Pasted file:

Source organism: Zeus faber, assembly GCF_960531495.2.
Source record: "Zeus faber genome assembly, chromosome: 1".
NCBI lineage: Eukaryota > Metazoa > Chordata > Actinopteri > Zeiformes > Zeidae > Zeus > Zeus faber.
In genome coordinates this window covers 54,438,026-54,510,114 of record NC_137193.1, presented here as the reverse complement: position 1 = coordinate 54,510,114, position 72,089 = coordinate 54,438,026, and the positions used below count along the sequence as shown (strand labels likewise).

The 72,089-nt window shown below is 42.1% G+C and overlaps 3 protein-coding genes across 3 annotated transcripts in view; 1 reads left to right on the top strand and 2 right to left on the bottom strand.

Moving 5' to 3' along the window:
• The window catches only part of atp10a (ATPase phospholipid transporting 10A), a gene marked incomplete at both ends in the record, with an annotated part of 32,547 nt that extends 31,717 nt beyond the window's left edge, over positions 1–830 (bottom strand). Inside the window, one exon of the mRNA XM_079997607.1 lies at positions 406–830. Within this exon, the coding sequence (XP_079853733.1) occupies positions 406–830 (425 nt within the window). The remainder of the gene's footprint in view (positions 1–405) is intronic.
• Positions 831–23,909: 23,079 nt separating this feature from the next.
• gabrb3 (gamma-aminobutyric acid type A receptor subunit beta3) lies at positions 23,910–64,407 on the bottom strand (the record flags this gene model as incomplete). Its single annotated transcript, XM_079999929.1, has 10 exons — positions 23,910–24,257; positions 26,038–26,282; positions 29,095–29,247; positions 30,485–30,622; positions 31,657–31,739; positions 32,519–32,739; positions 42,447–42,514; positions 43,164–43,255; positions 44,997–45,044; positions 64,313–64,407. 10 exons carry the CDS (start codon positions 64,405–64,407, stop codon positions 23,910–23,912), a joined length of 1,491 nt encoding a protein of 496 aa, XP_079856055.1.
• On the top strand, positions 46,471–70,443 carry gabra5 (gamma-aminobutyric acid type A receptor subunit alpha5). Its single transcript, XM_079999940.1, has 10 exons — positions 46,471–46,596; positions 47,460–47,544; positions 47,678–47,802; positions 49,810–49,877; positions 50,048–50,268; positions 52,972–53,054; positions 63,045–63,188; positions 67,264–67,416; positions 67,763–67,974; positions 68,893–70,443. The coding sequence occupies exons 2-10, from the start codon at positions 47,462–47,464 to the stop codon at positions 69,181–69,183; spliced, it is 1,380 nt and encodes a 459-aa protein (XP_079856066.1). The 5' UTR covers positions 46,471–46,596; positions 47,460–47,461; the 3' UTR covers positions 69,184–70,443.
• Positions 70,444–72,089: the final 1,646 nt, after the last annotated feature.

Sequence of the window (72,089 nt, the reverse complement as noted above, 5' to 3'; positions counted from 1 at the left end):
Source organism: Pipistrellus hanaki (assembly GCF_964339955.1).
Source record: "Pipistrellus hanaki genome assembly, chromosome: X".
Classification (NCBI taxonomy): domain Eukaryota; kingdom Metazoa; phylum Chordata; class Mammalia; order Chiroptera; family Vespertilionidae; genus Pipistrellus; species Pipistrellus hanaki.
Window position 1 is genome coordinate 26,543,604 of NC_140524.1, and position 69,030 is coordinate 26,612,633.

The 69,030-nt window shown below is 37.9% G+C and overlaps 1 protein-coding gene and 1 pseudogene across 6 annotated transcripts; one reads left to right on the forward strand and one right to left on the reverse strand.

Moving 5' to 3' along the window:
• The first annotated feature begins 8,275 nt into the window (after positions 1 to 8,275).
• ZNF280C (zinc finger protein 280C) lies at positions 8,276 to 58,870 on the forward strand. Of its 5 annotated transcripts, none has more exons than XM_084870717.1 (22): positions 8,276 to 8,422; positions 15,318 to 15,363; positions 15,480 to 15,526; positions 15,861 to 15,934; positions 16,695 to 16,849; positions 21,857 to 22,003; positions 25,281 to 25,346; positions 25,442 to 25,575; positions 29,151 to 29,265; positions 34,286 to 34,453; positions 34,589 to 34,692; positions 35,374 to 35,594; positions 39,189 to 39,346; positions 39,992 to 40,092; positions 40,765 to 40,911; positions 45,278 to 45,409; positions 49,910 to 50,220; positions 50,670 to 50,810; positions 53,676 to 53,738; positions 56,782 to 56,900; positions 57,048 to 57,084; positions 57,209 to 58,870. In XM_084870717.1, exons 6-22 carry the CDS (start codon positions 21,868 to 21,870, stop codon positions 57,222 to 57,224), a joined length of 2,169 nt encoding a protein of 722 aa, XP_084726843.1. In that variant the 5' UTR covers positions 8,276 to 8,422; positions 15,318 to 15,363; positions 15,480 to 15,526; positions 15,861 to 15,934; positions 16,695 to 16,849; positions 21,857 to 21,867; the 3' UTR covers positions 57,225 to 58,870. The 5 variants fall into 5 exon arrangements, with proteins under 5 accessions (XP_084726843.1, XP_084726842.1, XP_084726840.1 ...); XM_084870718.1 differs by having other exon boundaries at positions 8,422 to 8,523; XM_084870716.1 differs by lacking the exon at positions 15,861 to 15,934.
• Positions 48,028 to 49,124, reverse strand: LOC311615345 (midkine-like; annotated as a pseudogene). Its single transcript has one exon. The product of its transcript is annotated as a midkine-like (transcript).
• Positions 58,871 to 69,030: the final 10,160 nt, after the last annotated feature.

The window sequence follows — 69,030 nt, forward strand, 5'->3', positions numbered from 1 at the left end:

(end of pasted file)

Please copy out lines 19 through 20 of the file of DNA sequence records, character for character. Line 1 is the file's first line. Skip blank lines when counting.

• The first annotated feature begins 8,275 nt into the window (after positions 1 to 8,275).
• ZNF280C (zinc finger protein 280C) lies at positions 8,276 to 58,870 on the forward strand. Of its 5 annotated transcripts, none has more exons than XM_084870717.1 (22): positions 8,276 to 8,422; positions 15,318 to 15,363; positions 15,480 to 15,526; positions 15,861 to 15,934; positions 16,695 to 16,849; positions 21,857 to 22,003; positions 25,281 to 25,346; positions 25,442 to 25,575; positions 29,151 to 29,265; positions 34,286 to 34,453; positions 34,589 to 34,692; positions 35,374 to 35,594; positions 39,189 to 39,346; positions 39,992 to 40,092; positions 40,765 to 40,911; positions 45,278 to 45,409; positions 49,910 to 50,220; positions 50,670 to 50,810; positions 53,676 to 53,738; positions 56,782 to 56,900; positions 57,048 to 57,084; positions 57,209 to 58,870. In XM_084870717.1, exons 6-22 carry the CDS (start codon positions 21,868 to 21,870, stop codon positions 57,222 to 57,224), a joined length of 2,169 nt encoding a protein of 722 aa, XP_084726843.1. In that variant the 5' UTR covers positions 8,276 to 8,422; positions 15,318 to 15,363; positions 15,480 to 15,526; positions 15,861 to 15,934; positions 16,695 to 16,849; positions 21,857 to 21,867; the 3' UTR covers positions 57,225 to 58,870. The 5 variants fall into 5 exon arrangements, with proteins under 5 accessions (XP_084726843.1, XP_084726842.1, XP_084726840.1 ...); XM_084870718.1 differs by having other exon boundaries at positions 8,422 to 8,523; XM_084870716.1 differs by lacking the exon at positions 15,861 to 15,934.